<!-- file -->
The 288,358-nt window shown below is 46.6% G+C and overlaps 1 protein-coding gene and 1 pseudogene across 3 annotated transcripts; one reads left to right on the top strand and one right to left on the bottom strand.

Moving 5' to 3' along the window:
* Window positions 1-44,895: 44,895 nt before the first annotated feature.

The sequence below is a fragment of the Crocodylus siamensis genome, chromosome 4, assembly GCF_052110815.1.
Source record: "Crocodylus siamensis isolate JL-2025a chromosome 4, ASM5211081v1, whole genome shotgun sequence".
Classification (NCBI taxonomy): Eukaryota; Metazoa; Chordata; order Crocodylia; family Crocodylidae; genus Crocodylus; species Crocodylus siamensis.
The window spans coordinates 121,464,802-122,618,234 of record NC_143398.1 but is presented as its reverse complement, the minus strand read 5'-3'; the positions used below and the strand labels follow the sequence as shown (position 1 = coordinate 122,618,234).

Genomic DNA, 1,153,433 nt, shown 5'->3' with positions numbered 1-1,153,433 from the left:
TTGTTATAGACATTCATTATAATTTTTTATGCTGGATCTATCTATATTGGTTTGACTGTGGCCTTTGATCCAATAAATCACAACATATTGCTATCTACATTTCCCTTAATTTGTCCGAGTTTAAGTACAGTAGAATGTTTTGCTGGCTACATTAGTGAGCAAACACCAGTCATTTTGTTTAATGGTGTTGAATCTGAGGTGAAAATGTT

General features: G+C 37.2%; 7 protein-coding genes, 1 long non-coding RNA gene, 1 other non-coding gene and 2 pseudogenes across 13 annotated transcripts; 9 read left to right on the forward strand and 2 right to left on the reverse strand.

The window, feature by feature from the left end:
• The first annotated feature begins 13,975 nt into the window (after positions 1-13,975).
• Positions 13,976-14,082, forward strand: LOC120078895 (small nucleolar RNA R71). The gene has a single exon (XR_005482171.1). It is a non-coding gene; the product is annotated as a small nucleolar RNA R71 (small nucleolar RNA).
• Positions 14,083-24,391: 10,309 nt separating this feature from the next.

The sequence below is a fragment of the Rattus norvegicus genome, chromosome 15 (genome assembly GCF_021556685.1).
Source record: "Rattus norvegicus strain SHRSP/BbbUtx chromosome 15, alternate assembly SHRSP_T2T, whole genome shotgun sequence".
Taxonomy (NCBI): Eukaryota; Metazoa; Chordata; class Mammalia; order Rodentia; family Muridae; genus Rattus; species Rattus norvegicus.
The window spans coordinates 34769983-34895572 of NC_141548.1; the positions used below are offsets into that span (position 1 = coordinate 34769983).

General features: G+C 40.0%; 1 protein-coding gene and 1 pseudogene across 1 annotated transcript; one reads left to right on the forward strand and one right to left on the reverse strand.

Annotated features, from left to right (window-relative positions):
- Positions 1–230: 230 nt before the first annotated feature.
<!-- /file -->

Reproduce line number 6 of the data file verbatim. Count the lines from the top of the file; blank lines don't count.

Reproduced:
Classification (NCBI taxonomy): Eukaryota; Metazoa; Chordata; order Crocodylia; family Crocodylidae; genus Crocodylus; species Crocodylus siamensis.